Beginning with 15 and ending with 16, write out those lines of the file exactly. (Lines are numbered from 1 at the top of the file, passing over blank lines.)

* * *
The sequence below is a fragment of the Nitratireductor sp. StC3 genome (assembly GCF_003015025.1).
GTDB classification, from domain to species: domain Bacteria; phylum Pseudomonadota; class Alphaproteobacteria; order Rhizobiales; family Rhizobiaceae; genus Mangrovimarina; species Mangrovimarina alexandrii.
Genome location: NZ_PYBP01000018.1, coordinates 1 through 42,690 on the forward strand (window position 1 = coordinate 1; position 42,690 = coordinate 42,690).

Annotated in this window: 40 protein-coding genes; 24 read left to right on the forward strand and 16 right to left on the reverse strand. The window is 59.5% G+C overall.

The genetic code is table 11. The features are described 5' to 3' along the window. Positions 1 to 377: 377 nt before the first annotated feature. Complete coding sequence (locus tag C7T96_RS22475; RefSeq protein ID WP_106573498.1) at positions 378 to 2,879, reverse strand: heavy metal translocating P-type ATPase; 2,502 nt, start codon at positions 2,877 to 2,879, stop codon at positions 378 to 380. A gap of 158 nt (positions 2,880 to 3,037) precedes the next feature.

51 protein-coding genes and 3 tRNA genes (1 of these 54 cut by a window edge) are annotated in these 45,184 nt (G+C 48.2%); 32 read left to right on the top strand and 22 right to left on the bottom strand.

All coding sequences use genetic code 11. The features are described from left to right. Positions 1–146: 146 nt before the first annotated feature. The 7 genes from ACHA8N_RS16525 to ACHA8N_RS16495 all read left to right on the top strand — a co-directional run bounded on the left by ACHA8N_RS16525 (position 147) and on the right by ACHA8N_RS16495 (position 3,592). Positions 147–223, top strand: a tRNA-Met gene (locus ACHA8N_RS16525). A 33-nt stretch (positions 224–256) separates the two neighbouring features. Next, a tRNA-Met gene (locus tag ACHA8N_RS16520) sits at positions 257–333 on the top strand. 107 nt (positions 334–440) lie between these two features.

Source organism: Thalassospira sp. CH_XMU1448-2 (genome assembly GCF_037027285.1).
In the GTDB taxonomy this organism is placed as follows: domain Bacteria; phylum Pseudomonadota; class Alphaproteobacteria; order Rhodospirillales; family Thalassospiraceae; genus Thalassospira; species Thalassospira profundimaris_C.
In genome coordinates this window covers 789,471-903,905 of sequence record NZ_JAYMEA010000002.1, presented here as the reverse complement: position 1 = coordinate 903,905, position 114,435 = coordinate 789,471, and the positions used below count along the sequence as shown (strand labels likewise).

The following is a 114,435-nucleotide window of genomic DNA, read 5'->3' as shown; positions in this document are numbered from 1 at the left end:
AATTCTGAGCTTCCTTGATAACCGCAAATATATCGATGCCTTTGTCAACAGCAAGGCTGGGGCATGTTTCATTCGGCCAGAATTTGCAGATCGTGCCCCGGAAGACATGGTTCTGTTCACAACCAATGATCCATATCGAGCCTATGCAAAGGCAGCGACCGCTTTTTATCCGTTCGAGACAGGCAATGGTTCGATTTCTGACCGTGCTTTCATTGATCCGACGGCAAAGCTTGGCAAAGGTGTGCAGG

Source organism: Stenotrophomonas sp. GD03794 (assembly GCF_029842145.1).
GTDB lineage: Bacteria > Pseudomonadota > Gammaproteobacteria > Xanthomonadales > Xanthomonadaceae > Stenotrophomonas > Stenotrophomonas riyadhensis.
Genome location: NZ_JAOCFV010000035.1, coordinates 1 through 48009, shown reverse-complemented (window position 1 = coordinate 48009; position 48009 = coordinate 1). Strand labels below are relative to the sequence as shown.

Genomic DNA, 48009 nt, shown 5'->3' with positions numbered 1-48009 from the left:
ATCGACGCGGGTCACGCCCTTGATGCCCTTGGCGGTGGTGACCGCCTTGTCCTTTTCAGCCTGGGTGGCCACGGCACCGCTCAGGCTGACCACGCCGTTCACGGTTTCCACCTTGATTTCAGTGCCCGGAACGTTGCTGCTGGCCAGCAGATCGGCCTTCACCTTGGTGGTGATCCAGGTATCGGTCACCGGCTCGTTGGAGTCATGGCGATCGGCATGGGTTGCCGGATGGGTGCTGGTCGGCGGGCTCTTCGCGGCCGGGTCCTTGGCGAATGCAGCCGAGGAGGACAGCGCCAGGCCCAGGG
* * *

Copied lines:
Genome location: NZ_JAOCFV010000035.1, coordinates 1 through 48009, shown reverse-complemented (window position 1 = coordinate 48009; position 48009 = coordinate 1). Strand labels below are relative to the sequence as shown.

Genomic DNA, 48009 nt, shown 5'->3' with positions numbered 1-48009 from the left: